According to the author, breast cancer “survivors” are in constant “battle” with and for their lives and daily wage a “war” against cancer. The language choice is not accidental, as the prototypical breast cancer survivor has to play the role of the “she-ro:” always optimistic, always thinking of self first and, if the first two do not apply, a certain level of guilt about not being she-roic enough (Chapter 6.) In addition to making survivors into she-ros, the choice of the pink color hyper-feminizes the roles of women, basically boiling them down to just their breasts and equating their worth with their breasts. In the words of Audre Lorde:

A kindly woman from Reach [to] Recovery came in to see me, with a very upbeat message and a little prepared packet containing a soft sleep bra and a wad of lambswool pressed into a pale pink breast-shaped pad… Her message was, you are just as good as you were before because you can look exactly the same. Lambswool now, then a good prosthesis as soon as possible and nobody will ever know the difference. But what she said was, “You’ll never know the difference,” and she lost me right there, because I knew sure as hell I’d know the difference… (pgs. 340-341)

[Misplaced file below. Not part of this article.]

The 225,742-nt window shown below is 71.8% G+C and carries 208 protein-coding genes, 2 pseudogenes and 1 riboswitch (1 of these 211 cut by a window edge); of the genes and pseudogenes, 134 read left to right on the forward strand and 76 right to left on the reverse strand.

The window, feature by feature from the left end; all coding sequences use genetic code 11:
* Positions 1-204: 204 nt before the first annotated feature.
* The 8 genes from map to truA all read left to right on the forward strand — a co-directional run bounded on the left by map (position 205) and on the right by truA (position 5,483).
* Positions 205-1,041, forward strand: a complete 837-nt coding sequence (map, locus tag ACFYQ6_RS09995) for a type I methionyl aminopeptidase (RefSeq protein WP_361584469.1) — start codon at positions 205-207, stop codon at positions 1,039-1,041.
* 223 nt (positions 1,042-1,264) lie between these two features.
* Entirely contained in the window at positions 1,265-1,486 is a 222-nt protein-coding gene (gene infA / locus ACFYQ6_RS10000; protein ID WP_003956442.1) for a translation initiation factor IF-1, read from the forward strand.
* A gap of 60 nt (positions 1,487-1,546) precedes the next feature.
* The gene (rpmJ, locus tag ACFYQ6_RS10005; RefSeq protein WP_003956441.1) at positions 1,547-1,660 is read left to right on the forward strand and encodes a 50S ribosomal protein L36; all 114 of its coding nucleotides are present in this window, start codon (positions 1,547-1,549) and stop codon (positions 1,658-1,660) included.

This focus on having breasts and keeping breasts (and thereby keeping external appearances of what it means to be a woman in Western culture) also leads to cute slogans and breast cancer awareness events: Blogger Boobie-Thon, T-shirts that read “I love breasts,” “Stop the war in my-rack,” “Tatas are awesome” (for the guys.) According to the author:

Sexualizing women in the name of breast cancer is only one of the detrimental consequences of many pink ribbon campaigns. They also infantize women and emphasize their traditional social roles. Teddy Bears, rubber duckies and M&Ms are used to comfort and pacify children, yet companies sell them to grown women in the name of the cause. (pg. 373)

If you are a regular reader of my blog, you do know that I have no problem with being feminine and embracing my feminine nature, but I do have to say that I am inclined to agree with what the author is saying about how breast cancer awareness does overly sexualize women. Why don’t we see much by way of testicular cancer or prostate cancer? Is it because these parts of the male anatomy are not secondary sex characteristics and therefore not easily marketable? Why aren’t we selling Action Figures or Toy Cars to Men to raise funds for those cancers?

But, you may ask, tons of money is being raised and going to research to get rid of this disease, right? Well…